Barbara Kruger's bold and ambitious installation, Belweefi Belie Born and Dying, covers the entirely of the Lever House's vast windows, both inside and out, in addition to the floor. Using letters, many as high as seventeen feet, Kruger creates phrases that emote situations, interactions, and thoughts that occur throughout one's lifetime. Borrowing from mass media's high-volume graphic punch, her black-and-white text questions the viewer about power, gender roles, social relationships, political issues, consumerism, and individual autonomy and desire.
The exterior surfaces announce, "Know nothing, forget everything, believe anything," "Plenty should be enough," and "In violence we forget who we are" (a quote from Mary McCarthy). On the interior walls, reading clockwise, she continues with the declarative phrases, "If it screams, shove it, "If it vomits, starve it," "If it sees, blind it," and "II it laughs, choke it. If it cries, drown it. If it sighs, shame it. If it loves, buy it. II it moves, f*ck it."
The pronounced verticality of the Helvetica ultra-condensed typeface accentuates the vertical thrust of the window mullions, the mass of the skyscraper, and the erect stainless steel columns. On these columns, Kruger has applied phrases that read vertically rather than horizontally and that complicate their readability: "The globe shrinks for those that own it" and "Between being born and dying." Kruger completes the total transformation of the lobby space by covering the floor with sentences that read from opposite directions: "You make history when you do business," and "A rich man's jokes are always funny."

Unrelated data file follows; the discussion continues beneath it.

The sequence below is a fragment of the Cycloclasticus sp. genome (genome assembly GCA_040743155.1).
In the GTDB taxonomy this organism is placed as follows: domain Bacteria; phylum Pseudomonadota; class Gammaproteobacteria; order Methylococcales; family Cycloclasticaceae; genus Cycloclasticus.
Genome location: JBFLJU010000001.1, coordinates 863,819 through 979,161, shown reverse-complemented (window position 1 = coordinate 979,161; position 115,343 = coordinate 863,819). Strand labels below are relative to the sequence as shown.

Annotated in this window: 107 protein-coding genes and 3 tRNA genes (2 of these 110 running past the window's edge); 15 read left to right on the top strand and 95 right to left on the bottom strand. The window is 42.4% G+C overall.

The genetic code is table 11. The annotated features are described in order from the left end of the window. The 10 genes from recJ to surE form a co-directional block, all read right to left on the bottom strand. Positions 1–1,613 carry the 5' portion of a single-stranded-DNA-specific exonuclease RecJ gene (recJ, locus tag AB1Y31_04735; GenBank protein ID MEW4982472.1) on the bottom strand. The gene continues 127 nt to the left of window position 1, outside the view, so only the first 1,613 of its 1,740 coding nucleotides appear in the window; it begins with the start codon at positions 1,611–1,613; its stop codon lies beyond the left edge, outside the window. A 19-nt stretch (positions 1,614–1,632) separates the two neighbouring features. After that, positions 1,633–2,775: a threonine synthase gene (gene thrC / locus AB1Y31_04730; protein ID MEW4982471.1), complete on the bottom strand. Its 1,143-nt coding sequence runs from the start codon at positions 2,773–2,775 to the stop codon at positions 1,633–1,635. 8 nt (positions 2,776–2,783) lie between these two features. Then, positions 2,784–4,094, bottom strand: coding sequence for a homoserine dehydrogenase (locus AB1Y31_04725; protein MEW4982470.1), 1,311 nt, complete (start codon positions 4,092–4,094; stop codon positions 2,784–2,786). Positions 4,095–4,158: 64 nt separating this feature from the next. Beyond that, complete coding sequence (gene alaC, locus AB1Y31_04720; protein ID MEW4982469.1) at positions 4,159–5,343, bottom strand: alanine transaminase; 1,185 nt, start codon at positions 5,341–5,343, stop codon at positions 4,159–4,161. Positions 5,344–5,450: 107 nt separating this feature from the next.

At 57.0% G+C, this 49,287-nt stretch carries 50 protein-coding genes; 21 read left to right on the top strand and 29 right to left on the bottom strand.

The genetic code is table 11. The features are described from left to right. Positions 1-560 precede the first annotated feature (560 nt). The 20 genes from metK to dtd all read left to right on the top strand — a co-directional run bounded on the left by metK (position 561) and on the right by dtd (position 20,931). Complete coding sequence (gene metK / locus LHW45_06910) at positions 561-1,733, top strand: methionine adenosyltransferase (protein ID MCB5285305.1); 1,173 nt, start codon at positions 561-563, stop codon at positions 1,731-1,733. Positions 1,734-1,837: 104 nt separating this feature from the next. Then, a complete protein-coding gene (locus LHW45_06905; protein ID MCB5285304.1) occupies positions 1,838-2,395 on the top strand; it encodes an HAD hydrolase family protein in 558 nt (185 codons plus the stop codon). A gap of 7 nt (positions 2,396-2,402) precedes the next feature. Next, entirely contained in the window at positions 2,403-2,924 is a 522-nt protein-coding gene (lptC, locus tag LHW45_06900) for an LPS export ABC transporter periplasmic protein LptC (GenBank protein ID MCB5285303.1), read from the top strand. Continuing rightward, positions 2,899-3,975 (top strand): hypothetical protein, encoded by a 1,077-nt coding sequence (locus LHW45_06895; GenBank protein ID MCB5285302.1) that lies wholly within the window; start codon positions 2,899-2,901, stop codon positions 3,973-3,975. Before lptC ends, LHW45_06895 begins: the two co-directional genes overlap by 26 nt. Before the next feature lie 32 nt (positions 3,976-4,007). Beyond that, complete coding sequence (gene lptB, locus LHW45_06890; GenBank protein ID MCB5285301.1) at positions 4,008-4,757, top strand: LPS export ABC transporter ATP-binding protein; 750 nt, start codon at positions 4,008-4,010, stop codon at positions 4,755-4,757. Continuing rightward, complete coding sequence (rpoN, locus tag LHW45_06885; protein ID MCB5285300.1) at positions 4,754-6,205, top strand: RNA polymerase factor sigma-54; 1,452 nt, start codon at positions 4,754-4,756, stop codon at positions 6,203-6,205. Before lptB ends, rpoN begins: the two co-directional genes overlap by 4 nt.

This new work is an immersive installation that transforms the iconic Lever Lobby into a textual array that zigzags between declaration and doubt, between threat and tenderness. It's the in-between that inserts itself into the brilliantly edged heart of architectural modernism and speaks of the space between the event and the everyday. Kruger's installation addresses the stroller and the task driven, and suggests the complicated terrain of this site, a piling on of power, ambition, pleasure, laughter, contempt and the finality of it all. As she has stated: "I think what I'm trying to do is create moments of recognition. To try to detonate some kind of feeling or understanding of lived experience.... I try to deal with the complexities of power and social life, but as far as the visual presentation goes I purposely avoid a high degree of difficulty."
Barbara Kruger was born in Newark, New Jersey, in 1945, and studied at Syracuse University, the School of Visual Arts, and Parson's School of Design, New York. Her work is in the collections of major national and international museums, and she has recently had solo exhibitions at the Museum of Contemporary Art, Los Angeles; Whitney Museum of American Art, New York; Palazzo Belle Papesse, Centro Arle Contemporanea, Siena, Italy; Museum of Contemporary Art, San Diego; Moderna Museet, Stockholm; and Mary Boone Gallery, New York. The artist lives in Los Angeles, where she is a professor at UCLA, and New York City.
Richard D. Marshall, Curator
MUM THN6 BON AND DYLV6, 2009
Acrylic ink on adhesive vinyl, dimensions variable
Lever House Art Collection, New York